INDIANAPOLIS (WTHR) - WTHR was honored to be awarded an unprecedented two George Foster Peabody Awards Saturday night in New York City.
The Peabody Awards, the oldest award in broadcasting, are considered among the most prestigious and selective awards in electronic media. In the 76-year history of the Peabody Awards, WTHR-TV is the first local commercial television station to be honored with two separate Peabody Awards in the same year.
WTHR’s two winners are reports from the 13 Investigates team -- Charity Caught on Camera, an undercover investigation exposing stunning mismanagement at an Indiana charity, and Dangerous Exposure, which exposed lax oversight by environmental regulators who allowed contamination to spread in the air, soil and water while protecting the corporate polluters. The investigations are WTHR’s fourth and fifth Peabody Awards in the past 11 years, more than any other local commercial television station during that time.
“The 13 Investigates team has once again demonstrated their ongoing commitment to excellent investigative journalism, and went to great lengths to uncover these shocking yet important stories happening in our community,” said Larry Delia, President of Dispatch Broadcast Group and President/General Manager of WTHR-TV. “I am so very proud of veteran investigative reporters Bob Segall and Sandra Chapman, as well as the entire investigative team and talented production staff for their hard work. On behalf of the entire station, we are honored and grateful for such a prestigious recognition.”
Photojournalists Ryan Thedwall and Bill Ditton, and investigative producer Susan Batt worked with Chapman on the “Dangerous Exposures” reports. Ditton, Batt, investigative producer Cyndee Hebert, Digital Content Director Scott Hums, and graphic artists Amy Ramirez and Steve Wolfe share credit on Segall’s “Charity Caught on Camera” stories. News Director Kathy Hostetter oversees WTHR’s investigations.
The Peabody Awards are given to “stories that matter” and honor outstanding storytelling in television news, radio, entertainment, and web.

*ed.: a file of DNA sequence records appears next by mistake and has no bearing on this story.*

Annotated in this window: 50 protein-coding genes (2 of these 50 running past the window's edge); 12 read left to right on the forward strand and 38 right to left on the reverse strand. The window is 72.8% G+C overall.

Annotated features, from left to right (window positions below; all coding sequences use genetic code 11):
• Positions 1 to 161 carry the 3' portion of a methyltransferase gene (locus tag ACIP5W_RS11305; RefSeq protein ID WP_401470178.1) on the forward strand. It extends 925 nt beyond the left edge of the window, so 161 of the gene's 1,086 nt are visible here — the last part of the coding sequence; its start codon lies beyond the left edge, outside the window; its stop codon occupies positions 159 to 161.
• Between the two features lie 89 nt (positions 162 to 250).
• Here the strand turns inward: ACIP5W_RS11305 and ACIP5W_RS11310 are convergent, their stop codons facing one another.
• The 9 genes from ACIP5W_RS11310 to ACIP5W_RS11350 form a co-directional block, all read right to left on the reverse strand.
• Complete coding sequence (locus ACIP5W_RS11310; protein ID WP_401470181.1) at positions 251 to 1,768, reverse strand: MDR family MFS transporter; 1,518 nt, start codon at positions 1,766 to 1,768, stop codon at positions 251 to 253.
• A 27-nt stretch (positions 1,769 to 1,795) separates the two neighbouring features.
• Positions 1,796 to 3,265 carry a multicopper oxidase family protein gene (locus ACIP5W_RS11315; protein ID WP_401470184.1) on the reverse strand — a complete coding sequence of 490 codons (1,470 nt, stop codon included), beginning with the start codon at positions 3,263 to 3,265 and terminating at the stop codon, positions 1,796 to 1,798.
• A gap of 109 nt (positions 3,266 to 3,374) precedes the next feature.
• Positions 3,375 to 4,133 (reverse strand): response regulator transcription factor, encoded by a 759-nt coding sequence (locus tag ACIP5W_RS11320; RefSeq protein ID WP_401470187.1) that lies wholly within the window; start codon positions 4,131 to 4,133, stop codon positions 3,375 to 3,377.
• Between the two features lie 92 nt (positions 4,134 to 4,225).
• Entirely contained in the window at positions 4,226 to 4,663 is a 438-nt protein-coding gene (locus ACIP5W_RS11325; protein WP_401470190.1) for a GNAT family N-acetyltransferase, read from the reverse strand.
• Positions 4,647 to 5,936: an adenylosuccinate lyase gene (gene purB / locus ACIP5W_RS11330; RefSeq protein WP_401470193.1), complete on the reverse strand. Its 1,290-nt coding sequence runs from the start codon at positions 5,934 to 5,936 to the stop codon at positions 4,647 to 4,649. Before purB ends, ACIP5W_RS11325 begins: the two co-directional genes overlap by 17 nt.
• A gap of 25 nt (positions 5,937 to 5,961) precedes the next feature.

In announcing the honors, the Peabody Awards said of Chapman’s Dangerous Exposure reports, “This excellent local investigative journalism piece uses diligent reporting and creative visuals to tell the story of how one Indiana watchdog agency failed to do its job.” About Segall’s stories, the judges noted it was “a fine example of the impact investigative journalism can have on communities.”
The awards were presented at a gala event Saturday night in New York City.
The Peabody Awards are presented by the University of Georgia’s Grady College of Journalism and Mass Communication. Thirty winners were selected from among 1200 entries and are unanimously approved by a group of 16 jurors. KNTV, the NBC station in San Francisco’s Bay Area, is the only other local station being honored.
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The Peabody Awards announced the entertainment winners this month. That list includes Beyonce’s visual album titled “Lemonade,” Donald Glover’s FX series “Atlanta,” and the HBO comedy “Veep” that stars Julia Louis-Dreyfus. Other news and documentary winners include CNN, the New York Times and PBS.
Notably, one of today’s Peabody Award winners was also recently honored as a 2017 Alfred I. duPont-Columbia University Award winner by the Columbia University’s Graduate School of Journalism. Charity Caught on Camera was one of only 14 awarded at the 75th anniversary celebration on January 15, 2017, along with winners that included NBC News, CBS News, HBO and ESPN. The duPont-Columbia University Award honors excellence in broadcast, online and documentary reporting based on the strength of their reporting, storytelling and impact in the public interest.